Biomarkers for Damage to Brain tissue from Long Term F…: Neurology Today

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Biomarkers for Damage to Brain tissue from Long Term F…: Neurology Today

When it comes to the neurologic risks of space flight, it’s not the take-off or the landing, but a prolonged period of weightlessness that poses the biggest problem. That’s the implication of a new study in in the October 11 online issue of JAMA Neurology that shows that, after months in space, blood markers of brain tissue damage are elevated upon reentry and remain so for weeks afterward.

“This study is important, first, because when we send astronauts into space, we are responsible for their safety,” commented Donna Roberts, MD, professor of radiology and radiologic medicine at the Medical University of South Carolina in Charleston. Dr. Roberts, who was not involved in the new study, has previously reported CNS structural anomalies from long-term space flight. “Second, as new programs are developing, including commercial ones, that are providing more opportunities for more people to go into space, and we have to make sure we are doing it safely.”

(Conversely, weightlessness may look like pure pleasure, but often triggers a day or two of motion sickness as the brainstem and cerebellum adjust to altered gravitational signals from the peripheral vestibular system.)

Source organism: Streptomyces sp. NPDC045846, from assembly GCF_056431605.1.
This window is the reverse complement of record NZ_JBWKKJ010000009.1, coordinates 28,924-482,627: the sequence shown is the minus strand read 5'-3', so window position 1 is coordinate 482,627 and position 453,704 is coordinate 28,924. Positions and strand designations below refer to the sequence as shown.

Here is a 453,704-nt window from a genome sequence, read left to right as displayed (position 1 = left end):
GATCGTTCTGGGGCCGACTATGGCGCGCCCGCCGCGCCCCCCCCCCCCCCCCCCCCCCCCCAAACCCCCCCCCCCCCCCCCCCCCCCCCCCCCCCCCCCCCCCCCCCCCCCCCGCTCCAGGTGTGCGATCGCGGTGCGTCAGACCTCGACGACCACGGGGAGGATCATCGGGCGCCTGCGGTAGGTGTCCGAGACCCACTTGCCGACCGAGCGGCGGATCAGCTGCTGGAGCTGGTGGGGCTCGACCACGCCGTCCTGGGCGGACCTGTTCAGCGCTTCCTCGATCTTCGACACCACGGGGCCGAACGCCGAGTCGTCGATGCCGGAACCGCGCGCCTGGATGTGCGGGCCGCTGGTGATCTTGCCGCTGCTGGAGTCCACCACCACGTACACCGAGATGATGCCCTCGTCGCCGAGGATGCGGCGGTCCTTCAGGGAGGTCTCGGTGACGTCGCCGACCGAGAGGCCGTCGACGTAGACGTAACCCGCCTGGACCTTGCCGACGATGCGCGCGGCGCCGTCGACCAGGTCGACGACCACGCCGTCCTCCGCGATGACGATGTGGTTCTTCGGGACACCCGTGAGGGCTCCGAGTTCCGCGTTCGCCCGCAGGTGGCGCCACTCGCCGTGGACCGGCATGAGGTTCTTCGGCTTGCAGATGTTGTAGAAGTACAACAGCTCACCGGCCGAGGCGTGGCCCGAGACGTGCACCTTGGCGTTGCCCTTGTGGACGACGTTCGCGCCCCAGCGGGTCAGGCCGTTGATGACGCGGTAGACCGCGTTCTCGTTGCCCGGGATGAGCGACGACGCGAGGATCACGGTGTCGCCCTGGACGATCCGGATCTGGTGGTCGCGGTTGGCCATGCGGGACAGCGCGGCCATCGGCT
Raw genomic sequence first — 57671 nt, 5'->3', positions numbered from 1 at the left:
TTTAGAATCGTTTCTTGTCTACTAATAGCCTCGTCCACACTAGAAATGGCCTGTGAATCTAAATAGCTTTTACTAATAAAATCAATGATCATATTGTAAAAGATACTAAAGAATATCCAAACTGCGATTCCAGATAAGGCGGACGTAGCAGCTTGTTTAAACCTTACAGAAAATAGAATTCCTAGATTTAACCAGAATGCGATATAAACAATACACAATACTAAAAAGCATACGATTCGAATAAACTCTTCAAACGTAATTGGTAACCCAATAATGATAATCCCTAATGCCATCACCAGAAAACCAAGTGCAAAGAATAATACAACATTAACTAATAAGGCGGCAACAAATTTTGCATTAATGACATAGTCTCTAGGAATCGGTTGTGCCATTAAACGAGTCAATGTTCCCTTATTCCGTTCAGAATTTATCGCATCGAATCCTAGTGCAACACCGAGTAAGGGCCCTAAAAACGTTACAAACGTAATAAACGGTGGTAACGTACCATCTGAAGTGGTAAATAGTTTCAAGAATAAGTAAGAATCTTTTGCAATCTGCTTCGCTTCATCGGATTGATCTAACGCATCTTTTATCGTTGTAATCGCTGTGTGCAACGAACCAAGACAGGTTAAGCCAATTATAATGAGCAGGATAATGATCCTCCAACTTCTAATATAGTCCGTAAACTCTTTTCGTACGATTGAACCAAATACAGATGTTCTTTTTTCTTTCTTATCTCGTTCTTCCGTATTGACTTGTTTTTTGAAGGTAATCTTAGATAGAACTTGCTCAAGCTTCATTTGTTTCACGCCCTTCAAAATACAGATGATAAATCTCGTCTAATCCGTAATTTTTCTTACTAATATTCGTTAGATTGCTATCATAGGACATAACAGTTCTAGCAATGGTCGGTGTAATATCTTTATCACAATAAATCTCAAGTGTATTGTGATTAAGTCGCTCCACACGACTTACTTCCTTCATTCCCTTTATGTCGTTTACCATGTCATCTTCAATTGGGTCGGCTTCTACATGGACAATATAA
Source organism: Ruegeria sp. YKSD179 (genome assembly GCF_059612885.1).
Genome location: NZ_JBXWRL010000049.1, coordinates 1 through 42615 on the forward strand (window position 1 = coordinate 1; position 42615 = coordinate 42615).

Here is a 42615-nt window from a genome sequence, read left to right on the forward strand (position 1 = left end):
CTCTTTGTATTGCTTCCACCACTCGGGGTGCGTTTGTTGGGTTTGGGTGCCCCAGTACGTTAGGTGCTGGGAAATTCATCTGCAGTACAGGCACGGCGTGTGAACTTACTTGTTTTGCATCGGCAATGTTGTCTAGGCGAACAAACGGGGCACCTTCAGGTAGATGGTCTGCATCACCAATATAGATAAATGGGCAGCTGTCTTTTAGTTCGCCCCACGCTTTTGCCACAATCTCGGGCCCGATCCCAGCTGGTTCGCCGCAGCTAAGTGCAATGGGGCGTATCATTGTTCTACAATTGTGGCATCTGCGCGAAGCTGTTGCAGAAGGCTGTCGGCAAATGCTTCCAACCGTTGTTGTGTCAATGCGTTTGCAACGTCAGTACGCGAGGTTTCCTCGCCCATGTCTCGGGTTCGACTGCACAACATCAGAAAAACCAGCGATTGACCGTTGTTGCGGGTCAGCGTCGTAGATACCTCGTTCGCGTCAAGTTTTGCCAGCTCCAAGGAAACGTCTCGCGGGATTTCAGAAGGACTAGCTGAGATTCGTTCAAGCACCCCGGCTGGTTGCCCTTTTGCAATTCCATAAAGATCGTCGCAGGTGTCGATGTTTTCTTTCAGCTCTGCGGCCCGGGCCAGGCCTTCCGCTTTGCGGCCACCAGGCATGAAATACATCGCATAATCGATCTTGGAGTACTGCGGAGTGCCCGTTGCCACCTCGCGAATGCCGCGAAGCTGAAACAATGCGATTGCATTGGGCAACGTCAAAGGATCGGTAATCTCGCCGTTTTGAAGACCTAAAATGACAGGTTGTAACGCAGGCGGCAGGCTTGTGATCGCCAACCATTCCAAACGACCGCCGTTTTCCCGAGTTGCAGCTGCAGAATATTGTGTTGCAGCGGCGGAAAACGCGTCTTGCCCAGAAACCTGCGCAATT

Short-term space flights, lasting hours to days or even weeks, appear to be safe, according to Peter zu Eulenburg, MD, PhD, lead author of the new study, based on the available literature on pre- and post-flight testing of both American astronauts and Russian cosmonauts. While lift-off may look excruciating to those on the ground, the excess forces from acceleration are relatively minor—about 7 G, or 7 times the force of gravity on earth, compared with as much as 100 G for a concussion-causing head-to-head collision in professional football.

Story Highlights

  • A study charting the effects of long-term space flight in five cosmonauts found changes in blood markers of brain injury and degeneration; the scientists said weightless in space may have led to the central nervous system changes.

  • The finding adds to a growing body of work showing that prolonged space flight has effects not just on the weight-bearing musculoskeletal system and the heart, but on the central nervous system (CNS) as well.

Previous studies have found structural changes in the CNS following long flights, specifically an increase in ventricular volume and displacement of the brain upwards, as well as a “spaceflight-associated neuro-ocular syndrome,” in which structural ocular changes including macular edema led to loss of visual acuity, which may not completely resolve back on earth.

“However,” Dr. zu Eulenburg said, “assessment of the integrity of the brain’s tissues after prolonged exposure to microgravity has never been conducted.”